It’s a sad Father’s Day for me, because it is the first one without my father and my father-in-law. Instead of talking about my usual two favorite topics, your health and your time, I want to honor these two men who gave life to me and my husband, and spent their lives raising the two of us. My dad was a choir director who was the bravest and most life-affirming man I will ever meet. He loved to give advice (a trait I have inherited) and most of it was actually good. He loved to argue. He was a good liv-er with a bad liver. He was responsible for my becoming a doctor. I had thought about law school, because it sort of looked cool, and medicine in a small town didn’t strike my ignorant teenaged heart as very exciting. “Do medicine,” he said. “You’ve never won an argument in your life.” As I had also just lost that argument, I declared my major and went into pre-med.
From Dad, I learned: Every day is gift from God. Don’t squander a single one, even when you’re miserable. Even when you’re sick. Even when it’s your last one.
Marry someone who can actually put up with you for 50 years.
You don’t have to be the nicest or most tactful person to be deeply loved. Thank God.
Your family really is the most important thing you will ever have. Cherish them, and teach them to cherish each other.
Throw yourself into your life and work with a passion.
You can have a tremendous effect on the world even when your own world is small. Do it by doing all that you can with what you’ve got for whoever is in front of you.
My father-in-law was a crusty southern lawyer (he won lots of arguments) and a devout Irish Catholic. He went to church every day, initially because it was a quiet place where nobody would bug him. Eventually it became much more. He loved Irish setters, Irish whiskey, Irish beer,Fighting Irish and married a woman born on St. Patrick’s Day. He also loved John Paul II, John Wayne, and John F. Kennedy.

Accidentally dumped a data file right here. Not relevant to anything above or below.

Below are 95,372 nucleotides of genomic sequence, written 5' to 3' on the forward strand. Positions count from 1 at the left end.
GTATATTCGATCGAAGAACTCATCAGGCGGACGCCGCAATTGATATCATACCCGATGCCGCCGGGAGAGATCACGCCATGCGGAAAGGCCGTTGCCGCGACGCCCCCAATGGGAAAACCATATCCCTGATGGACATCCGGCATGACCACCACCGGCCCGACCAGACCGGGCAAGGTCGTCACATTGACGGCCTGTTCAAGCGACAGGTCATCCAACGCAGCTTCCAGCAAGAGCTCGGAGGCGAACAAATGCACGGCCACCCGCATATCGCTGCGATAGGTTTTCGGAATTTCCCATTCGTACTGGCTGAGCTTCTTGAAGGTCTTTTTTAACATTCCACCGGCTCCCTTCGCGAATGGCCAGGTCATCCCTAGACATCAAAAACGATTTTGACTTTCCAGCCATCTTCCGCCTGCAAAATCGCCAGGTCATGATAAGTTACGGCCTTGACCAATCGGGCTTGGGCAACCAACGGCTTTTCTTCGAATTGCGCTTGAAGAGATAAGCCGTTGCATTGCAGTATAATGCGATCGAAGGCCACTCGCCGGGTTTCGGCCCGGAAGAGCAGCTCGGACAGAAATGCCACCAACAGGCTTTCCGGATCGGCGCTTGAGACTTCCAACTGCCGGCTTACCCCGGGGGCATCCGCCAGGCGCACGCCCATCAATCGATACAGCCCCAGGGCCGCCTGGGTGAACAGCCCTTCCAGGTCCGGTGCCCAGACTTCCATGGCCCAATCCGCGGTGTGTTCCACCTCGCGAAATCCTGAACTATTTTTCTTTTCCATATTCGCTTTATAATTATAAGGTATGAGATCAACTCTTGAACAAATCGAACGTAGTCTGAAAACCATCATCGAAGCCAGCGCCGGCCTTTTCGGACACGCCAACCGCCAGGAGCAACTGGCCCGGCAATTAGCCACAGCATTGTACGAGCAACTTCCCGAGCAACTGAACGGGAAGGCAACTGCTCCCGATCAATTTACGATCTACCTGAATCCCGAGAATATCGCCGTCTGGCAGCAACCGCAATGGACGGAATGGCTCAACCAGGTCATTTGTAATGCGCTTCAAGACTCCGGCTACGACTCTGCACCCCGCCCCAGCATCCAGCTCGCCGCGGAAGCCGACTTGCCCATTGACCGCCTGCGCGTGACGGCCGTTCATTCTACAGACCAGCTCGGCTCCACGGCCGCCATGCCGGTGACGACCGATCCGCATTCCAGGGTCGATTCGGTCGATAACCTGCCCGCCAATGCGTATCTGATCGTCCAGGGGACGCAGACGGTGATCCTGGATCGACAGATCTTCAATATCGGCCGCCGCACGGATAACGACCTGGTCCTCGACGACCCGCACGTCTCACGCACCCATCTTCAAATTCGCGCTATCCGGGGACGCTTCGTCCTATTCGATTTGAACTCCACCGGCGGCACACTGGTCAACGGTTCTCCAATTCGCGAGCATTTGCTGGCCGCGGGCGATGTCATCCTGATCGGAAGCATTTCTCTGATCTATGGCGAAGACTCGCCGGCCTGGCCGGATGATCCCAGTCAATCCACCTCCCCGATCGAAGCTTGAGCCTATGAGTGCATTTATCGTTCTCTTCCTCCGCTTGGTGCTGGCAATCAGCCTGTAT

From him I learned:
Never try to do business on Monday morning or Friday afternoon.
Every family needs a dog.
Never admit to losing an argument, even when you’ve lost the argument.
Lose the evidence.
Your dog will love you even when everyone else is getting annoyed.
Grandkids are the reward for putting up with aging.
People may gossip in the short term, but in the end, all they’ll remember is the good you did for them.
Cocktail parties are only good for two cocktails. Then it’s time to leave.
If you don’t like the answer, keep asking the question until you get an answer you like.
Early to bed and early to rise is overrated.
Bring a flask “this has helped us so many times.”
There are few bureaucratic problems that $100 can’t fix.
These men weren’t politically correct. They were of their time and unapologetic about it. But in this time, when so many young men seem so lost, so unsure of their role in life, these two men were an example to us all of how to find that role. They liked what they liked, loved who they loved, and did what they thought was right as best as they could. We couldn’t have asked for a better legacy from them.
Dads, we all miss you.